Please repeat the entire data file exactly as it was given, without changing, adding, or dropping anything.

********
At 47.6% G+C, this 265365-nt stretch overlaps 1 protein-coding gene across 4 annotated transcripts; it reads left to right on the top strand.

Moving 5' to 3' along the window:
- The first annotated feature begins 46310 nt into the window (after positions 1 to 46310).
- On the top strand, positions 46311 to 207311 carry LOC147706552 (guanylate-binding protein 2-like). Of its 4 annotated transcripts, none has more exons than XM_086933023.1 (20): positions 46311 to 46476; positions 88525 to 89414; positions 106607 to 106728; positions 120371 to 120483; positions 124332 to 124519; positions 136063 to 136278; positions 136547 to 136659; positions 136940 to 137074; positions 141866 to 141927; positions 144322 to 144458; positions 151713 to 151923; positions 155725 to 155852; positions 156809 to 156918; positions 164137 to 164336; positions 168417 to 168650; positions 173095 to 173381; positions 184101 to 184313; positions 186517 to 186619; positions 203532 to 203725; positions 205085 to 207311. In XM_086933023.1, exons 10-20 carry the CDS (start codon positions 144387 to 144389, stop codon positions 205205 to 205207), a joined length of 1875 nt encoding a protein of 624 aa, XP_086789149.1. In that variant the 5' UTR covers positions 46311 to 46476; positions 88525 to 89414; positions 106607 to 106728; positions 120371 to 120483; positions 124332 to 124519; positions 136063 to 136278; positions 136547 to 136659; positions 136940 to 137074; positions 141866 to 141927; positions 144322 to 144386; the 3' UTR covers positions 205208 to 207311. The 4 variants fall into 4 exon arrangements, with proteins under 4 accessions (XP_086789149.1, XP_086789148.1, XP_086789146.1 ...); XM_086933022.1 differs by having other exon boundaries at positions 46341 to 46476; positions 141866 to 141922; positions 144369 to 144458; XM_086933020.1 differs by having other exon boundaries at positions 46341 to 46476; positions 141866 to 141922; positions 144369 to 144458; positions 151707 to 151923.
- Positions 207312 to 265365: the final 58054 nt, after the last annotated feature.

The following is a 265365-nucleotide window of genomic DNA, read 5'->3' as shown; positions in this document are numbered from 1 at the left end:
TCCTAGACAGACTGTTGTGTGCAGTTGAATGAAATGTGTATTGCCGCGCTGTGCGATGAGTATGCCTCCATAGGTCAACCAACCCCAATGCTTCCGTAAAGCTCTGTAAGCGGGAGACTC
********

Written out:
At 47.6% G+C, this 265365-nt stretch overlaps 1 protein-coding gene across 4 annotated transcripts; it reads left to right on the top strand.

Moving 5' to 3' along the window:
- The first annotated feature begins 46310 nt into the window (after positions 1 to 46310).
- On the top strand, positions 46311 to 207311 carry LOC147706552 (guanylate-binding protein 2-like). Of its 4 annotated transcripts, none has more exons than XM_086933023.1 (20): positions 46311 to 46476; positions 88525 to 89414; positions 106607 to 106728; positions 120371 to 120483; positions 124332 to 124519; positions 136063 to 136278; positions 136547 to 136659; positions 136940 to 137074; positions 141866 to 141927; positions 144322 to 144458; positions 151713 to 151923; positions 155725 to 155852; positions 156809 to 156918; positions 164137 to 164336; positions 168417 to 168650; positions 173095 to 173381; positions 184101 to 184313; positions 186517 to 186619; positions 203532 to 203725; positions 205085 to 207311. In XM_086933023.1, exons 10-20 carry the CDS (start codon positions 144387 to 144389, stop codon positions 205205 to 205207), a joined length of 1875 nt encoding a protein of 624 aa, XP_086789149.1. In that variant the 5' UTR covers positions 46311 to 46476; positions 88525 to 89414; positions 106607 to 106728; positions 120371 to 120483; positions 124332 to 124519; positions 136063 to 136278; positions 136547 to 136659; positions 136940 to 137074; positions 141866 to 141927; positions 144322 to 144386; the 3' UTR covers positions 205208 to 207311. The 4 variants fall into 4 exon arrangements, with proteins under 4 accessions (XP_086789149.1, XP_086789148.1, XP_086789146.1 ...); XM_086933022.1 differs by having other exon boundaries at positions 46341 to 46476; positions 141866 to 141922; positions 144369 to 144458; XM_086933020.1 differs by having other exon boundaries at positions 46341 to 46476; positions 141866 to 141922; positions 144369 to 144458; positions 151707 to 151923.
- Positions 207312 to 265365: the final 58054 nt, after the last annotated feature.

The following is a 265365-nucleotide window of genomic DNA, read 5'->3' as shown; positions in this document are numbered from 1 at the left end:
TCCTAGACAGACTGTTGTGTGCAGTTGAATGAAATGTGTATTGCCGCGCTGTGCGATGAGTATGCCTCCATAGGTCAACCAACCCCAATGCTTCCGTAAAGCTCTGTAAGCGGGAGACTC